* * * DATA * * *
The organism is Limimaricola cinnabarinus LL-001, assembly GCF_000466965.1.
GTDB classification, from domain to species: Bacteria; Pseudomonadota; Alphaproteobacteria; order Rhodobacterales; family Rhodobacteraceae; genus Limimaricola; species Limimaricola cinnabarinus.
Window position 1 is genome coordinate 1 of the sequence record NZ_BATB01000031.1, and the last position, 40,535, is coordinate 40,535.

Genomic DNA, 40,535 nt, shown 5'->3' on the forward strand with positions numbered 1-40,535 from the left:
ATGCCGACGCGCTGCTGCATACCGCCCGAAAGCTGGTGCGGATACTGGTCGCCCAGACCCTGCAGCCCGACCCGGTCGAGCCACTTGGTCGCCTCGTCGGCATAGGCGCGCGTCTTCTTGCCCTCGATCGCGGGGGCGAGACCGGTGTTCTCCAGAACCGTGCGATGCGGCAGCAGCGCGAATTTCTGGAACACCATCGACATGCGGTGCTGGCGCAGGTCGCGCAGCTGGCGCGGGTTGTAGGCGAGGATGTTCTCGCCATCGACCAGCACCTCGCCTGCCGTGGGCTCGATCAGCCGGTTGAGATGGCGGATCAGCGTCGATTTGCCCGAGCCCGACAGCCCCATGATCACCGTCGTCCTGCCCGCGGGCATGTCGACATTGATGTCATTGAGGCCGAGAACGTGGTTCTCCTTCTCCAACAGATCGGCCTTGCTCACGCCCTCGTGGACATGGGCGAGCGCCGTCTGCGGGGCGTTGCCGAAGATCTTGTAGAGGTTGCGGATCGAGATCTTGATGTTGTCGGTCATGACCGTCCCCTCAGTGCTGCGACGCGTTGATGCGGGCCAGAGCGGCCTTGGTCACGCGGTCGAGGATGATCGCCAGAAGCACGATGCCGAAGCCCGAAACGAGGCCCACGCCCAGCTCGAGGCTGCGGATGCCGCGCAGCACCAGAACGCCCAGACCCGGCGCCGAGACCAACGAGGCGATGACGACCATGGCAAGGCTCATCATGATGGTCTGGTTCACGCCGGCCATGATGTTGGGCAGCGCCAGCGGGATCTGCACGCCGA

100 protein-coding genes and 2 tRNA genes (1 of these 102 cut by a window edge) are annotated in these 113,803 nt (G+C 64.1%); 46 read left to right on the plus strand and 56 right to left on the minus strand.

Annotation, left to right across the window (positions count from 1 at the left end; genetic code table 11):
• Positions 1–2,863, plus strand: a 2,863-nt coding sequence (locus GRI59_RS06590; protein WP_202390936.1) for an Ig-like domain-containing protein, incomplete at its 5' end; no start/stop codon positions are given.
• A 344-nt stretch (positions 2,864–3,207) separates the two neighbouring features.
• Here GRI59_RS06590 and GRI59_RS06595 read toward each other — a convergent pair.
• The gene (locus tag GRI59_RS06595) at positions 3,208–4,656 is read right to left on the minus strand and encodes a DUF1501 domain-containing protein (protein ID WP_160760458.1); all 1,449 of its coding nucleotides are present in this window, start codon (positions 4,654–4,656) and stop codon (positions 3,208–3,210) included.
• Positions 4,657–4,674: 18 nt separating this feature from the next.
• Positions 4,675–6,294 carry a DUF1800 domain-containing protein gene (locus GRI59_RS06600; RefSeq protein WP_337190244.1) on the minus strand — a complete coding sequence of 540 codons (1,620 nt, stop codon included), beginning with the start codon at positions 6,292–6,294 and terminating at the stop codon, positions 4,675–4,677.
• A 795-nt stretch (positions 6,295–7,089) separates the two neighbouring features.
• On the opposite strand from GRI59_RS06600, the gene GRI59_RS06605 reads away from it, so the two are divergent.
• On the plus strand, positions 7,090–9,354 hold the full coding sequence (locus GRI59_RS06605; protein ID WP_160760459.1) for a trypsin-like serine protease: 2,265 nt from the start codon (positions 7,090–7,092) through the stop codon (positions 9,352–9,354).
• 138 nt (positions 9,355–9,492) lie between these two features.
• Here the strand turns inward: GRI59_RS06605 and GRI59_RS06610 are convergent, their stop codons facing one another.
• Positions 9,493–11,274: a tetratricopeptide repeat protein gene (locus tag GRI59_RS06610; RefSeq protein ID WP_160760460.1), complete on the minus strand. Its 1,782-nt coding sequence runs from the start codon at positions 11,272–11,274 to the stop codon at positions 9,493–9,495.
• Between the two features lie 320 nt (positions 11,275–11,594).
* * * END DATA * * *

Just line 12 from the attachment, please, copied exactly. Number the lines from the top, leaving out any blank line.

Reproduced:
• Positions 4,657–4,674: 18 nt separating this feature from the next.